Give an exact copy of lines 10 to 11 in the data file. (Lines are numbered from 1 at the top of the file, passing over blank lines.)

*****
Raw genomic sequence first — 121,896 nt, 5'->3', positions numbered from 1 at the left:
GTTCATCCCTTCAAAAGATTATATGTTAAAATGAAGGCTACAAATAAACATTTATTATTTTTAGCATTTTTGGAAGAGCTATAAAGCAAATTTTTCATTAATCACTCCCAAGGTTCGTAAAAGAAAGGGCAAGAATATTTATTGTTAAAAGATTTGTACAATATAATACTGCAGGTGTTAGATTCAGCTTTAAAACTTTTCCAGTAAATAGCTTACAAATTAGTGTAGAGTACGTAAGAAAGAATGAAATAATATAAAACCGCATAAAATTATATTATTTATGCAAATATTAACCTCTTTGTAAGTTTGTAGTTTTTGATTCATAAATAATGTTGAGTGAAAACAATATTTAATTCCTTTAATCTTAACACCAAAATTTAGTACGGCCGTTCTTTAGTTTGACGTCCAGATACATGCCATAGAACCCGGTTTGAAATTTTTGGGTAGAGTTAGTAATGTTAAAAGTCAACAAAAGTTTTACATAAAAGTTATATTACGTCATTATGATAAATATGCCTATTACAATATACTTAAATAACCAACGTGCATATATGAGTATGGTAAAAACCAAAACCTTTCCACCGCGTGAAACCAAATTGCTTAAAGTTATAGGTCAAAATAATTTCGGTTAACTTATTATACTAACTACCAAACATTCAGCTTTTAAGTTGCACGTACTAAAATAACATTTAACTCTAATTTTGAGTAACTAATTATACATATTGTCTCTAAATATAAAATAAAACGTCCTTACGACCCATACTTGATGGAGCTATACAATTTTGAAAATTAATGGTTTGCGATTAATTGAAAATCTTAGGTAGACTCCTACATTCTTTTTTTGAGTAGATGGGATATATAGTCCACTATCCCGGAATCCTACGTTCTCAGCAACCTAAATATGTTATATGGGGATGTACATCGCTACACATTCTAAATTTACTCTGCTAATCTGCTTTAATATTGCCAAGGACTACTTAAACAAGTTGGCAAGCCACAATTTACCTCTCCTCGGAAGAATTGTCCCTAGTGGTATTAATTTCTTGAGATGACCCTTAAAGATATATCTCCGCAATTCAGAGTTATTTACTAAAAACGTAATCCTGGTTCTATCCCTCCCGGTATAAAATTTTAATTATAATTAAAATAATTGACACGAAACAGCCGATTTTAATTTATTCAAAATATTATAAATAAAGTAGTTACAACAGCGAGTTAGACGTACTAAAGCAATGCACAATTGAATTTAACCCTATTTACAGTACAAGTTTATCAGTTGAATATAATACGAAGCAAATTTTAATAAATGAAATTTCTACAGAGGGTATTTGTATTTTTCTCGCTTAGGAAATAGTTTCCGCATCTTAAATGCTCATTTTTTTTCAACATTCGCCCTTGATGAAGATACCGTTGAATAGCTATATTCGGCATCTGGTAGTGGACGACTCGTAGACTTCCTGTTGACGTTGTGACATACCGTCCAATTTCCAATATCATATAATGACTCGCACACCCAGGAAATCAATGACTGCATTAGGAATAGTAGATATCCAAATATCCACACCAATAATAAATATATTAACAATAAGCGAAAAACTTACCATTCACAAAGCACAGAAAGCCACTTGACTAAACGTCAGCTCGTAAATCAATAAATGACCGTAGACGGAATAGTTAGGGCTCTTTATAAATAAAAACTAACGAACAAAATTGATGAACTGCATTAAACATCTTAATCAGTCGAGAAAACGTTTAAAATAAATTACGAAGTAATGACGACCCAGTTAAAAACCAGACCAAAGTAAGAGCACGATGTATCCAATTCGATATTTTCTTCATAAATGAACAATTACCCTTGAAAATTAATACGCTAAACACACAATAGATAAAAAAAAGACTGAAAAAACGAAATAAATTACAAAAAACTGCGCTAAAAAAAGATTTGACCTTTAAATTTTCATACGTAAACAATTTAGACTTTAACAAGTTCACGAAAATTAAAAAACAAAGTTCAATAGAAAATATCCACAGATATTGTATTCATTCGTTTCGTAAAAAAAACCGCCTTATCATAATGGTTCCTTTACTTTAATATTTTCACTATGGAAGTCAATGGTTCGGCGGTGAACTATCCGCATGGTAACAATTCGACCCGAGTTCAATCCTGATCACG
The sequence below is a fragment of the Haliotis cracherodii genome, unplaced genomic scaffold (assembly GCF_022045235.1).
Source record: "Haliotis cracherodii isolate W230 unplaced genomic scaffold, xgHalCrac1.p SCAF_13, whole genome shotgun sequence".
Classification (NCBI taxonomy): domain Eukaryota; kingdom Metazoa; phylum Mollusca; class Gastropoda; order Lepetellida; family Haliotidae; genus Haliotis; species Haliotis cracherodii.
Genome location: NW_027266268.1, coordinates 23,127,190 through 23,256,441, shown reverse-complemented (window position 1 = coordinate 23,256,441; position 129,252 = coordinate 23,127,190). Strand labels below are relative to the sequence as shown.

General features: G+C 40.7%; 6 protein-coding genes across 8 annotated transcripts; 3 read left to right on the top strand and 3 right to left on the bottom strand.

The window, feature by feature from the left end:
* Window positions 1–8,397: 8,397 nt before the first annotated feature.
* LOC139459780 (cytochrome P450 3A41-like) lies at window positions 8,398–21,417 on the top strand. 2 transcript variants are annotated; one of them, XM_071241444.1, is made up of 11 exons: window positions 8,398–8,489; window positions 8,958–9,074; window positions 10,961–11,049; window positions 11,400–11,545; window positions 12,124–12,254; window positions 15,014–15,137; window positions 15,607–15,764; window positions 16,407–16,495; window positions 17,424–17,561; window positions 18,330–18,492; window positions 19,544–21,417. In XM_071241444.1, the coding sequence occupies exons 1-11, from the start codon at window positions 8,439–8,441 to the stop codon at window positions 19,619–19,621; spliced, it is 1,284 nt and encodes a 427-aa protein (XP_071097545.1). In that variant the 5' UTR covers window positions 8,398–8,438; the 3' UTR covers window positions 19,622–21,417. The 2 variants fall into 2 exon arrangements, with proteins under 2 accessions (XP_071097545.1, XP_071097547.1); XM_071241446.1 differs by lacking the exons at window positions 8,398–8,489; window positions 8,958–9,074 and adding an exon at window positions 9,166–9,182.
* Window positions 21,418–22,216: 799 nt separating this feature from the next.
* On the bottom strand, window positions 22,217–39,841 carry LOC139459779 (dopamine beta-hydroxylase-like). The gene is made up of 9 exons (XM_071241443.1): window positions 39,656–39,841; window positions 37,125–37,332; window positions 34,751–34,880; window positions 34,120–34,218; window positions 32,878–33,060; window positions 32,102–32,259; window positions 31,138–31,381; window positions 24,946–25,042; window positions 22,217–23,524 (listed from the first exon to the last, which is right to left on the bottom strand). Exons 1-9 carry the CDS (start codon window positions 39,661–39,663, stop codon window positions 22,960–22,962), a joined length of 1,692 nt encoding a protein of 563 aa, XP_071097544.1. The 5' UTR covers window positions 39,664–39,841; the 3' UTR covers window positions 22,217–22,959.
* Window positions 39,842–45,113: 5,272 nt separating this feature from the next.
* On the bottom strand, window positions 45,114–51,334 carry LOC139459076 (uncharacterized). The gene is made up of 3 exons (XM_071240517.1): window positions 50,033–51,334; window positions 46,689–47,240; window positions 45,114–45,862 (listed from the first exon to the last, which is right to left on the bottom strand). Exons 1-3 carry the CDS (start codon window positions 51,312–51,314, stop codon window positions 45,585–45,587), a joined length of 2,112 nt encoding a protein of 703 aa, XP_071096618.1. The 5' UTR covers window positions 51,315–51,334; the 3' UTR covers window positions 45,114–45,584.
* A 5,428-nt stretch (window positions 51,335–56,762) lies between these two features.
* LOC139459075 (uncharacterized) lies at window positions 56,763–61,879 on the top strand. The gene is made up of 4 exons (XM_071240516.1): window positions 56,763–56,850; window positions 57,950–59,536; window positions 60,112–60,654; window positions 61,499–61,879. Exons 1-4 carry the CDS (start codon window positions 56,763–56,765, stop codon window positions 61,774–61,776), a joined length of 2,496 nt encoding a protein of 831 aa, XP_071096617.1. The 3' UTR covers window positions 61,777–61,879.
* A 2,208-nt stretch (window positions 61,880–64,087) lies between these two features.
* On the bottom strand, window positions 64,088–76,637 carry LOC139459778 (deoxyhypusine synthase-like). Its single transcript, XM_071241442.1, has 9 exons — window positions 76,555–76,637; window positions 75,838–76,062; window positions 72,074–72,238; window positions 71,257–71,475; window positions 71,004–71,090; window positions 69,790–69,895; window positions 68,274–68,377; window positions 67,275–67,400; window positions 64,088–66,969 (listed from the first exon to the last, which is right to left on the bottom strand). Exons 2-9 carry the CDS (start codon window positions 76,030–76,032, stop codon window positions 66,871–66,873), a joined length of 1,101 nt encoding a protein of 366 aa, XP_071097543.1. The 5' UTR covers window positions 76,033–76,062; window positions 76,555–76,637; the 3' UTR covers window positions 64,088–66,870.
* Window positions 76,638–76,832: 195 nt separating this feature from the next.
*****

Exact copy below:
* LOC139459780 (cytochrome P450 3A41-like) lies at window positions 8,398–21,417 on the top strand. 2 transcript variants are annotated; one of them, XM_071241444.1, is made up of 11 exons: window positions 8,398–8,489; window positions 8,958–9,074; window positions 10,961–11,049; window positions 11,400–11,545; window positions 12,124–12,254; window positions 15,014–15,137; window positions 15,607–15,764; window positions 16,407–16,495; window positions 17,424–17,561; window positions 18,330–18,492; window positions 19,544–21,417. In XM_071241444.1, the coding sequence occupies exons 1-11, from the start codon at window positions 8,439–8,441 to the stop codon at window positions 19,619–19,621; spliced, it is 1,284 nt and encodes a 427-aa protein (XP_071097545.1). In that variant the 5' UTR covers window positions 8,398–8,438; the 3' UTR covers window positions 19,622–21,417. The 2 variants fall into 2 exon arrangements, with proteins under 2 accessions (XP_071097545.1, XP_071097547.1); XM_071241446.1 differs by lacking the exons at window positions 8,398–8,489; window positions 8,958–9,074 and adding an exon at window positions 9,166–9,182.
* Window positions 21,418–22,216: 799 nt separating this feature from the next.